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Dehumidifying sans a frigid environment

Nimal Amukotuwa discusses how it is possible to provide dehumidified air to buildings at a low green cost, without compromising on thermal comfort

| | Nov 18, 2019 | 6:49 pm
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I may sound trite when I say this, but building ventilation is eminently essential for maintaining the air quality in a building to give occupants a comfortable living experience. The guidelines for ventilation and IAQ (indoor air quality) of buildings are found in ASHRAE Standard 62 (Standard 62-1 and 62-2). The International Mechanical Code (IMC) also provides guidelines relating to building ventilation.

The guidelines provide the ventilation rates for various types of building occupancies, with an eye on occupant comfort.

So, what were the building ventilation systems or practices followed in Dubai prior to the energy crisis? The systems or practices in earlier days revolved around providing dehumidified ventilation to the building, where the supply air temperature was reheated. It was a time when energy recovery was not considered or used.

The reheating was achieved through either electric heating coils or hot water coils that were installed in the fresh-air- handling units (FAHUs). Figure 1 indicates the general layout of an FAHU installed during that period.


With the onset of the energy crisis, the building ventilation system transferred the high-ambient air thermal energy to the extract discharged from the building as a means of energy recovery. The energy transfer was usually performed with run- around thermal transfer coils.

Due to the energy consumed by reheat coils, reheating was discontinued, and the dehumidified air was supplied around 13 degrees C to 14 degrees C into the space. Figure 2 indicates the general layout of an FAHU installed during this period.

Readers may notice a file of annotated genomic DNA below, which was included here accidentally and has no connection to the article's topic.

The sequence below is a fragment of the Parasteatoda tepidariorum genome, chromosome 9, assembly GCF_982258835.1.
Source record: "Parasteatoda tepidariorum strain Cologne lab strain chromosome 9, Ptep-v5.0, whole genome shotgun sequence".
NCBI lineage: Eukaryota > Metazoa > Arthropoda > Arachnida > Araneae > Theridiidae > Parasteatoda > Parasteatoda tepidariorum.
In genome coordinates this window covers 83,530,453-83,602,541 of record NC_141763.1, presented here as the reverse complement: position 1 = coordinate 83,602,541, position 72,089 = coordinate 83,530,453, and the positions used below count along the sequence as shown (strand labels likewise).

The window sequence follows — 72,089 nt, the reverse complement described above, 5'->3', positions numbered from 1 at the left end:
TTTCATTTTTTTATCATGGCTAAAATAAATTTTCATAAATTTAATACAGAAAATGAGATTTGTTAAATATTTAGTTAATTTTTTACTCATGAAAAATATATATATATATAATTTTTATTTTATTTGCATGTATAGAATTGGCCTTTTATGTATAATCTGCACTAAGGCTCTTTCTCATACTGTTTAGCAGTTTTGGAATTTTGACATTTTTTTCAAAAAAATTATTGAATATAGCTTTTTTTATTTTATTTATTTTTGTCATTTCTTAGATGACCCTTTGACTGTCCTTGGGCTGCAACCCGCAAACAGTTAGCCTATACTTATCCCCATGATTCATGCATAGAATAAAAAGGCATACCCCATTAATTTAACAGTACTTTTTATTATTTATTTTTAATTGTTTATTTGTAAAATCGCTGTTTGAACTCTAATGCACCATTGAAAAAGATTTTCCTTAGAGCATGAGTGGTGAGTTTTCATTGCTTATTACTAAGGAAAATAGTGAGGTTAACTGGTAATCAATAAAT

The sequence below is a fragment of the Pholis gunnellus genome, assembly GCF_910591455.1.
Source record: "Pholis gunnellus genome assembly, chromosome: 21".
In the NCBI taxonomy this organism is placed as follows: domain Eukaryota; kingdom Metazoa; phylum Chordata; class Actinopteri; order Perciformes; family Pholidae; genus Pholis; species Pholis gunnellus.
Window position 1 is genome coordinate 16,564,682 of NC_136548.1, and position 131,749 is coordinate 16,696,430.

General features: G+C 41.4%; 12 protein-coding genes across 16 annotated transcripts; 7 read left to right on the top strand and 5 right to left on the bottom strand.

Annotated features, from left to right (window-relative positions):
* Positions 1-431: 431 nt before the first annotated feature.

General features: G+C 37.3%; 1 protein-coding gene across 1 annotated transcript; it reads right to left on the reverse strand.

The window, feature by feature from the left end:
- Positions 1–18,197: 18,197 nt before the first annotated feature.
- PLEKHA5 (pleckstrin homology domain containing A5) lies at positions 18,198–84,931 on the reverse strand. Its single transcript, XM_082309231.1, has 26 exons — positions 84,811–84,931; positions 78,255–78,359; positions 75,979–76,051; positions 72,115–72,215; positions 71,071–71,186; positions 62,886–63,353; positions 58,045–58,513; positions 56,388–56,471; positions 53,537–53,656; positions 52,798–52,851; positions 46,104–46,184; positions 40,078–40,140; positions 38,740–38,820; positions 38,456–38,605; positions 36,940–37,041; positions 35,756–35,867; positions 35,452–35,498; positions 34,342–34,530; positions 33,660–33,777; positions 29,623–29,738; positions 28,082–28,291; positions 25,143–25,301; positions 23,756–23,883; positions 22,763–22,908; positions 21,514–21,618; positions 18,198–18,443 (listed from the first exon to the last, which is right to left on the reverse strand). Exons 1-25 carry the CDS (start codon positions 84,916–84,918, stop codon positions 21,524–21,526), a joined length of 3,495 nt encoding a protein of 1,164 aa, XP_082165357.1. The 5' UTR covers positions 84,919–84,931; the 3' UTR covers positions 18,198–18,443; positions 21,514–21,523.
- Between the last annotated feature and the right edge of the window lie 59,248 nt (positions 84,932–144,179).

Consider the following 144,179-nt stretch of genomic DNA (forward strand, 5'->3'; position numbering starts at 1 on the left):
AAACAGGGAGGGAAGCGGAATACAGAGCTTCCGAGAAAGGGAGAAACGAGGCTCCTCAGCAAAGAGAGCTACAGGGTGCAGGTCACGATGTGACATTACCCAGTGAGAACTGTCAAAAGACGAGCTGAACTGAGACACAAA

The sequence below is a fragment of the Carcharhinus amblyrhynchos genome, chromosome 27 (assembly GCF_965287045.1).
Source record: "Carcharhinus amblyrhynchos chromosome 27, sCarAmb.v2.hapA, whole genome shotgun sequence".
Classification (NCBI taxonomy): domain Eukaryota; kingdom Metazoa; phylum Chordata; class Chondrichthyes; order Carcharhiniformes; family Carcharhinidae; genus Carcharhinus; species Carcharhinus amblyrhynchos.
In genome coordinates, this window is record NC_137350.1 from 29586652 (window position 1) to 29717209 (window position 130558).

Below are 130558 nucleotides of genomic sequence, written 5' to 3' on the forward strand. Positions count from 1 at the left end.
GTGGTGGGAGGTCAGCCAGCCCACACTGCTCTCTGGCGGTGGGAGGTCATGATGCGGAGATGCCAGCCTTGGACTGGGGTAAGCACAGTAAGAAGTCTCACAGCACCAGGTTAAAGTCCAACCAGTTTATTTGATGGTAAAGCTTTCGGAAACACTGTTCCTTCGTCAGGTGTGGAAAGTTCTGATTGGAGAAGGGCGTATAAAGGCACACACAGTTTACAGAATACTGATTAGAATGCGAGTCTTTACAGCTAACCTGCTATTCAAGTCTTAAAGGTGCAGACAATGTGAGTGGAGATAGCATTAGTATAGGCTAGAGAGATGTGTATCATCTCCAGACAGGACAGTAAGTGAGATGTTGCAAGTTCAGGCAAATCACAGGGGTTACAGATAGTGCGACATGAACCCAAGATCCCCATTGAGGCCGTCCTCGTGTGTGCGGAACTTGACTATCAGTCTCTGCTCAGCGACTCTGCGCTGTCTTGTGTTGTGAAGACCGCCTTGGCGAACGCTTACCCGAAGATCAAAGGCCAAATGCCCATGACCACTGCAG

As per Dubai Municipality requirements, the current installations are fitted with recovery wheels that transfer sensible heat as well as latent heat (moisture), due to the desiccant coating on the wheel.

Again, the reheating is not performed. Even with the latent transfer through
the wheel, the FAHU cooling coil requires dehumidifying the ventilating air to reduce the moisture content to the desired level, some of the times. This process requires the air to be cooled to around 13 degrees C.


Do the current installations in Dubai and other coastal areas in the UAE, where the ventilation is supplied at around 14 degrees C, or lower, directly to the conditioned areas, meet the ASHRAE Standard 62 (62-1 and 62-2) guidelines?

In my opinion, they do not. My opinion is based on interpreting ASHRAE Standard 62 as “providing a guideline to the ventilation to address health and comfort requirements”. Supplying cold air that is not controlled by the space thermostat cannot be considered as providing a comfortable air supply.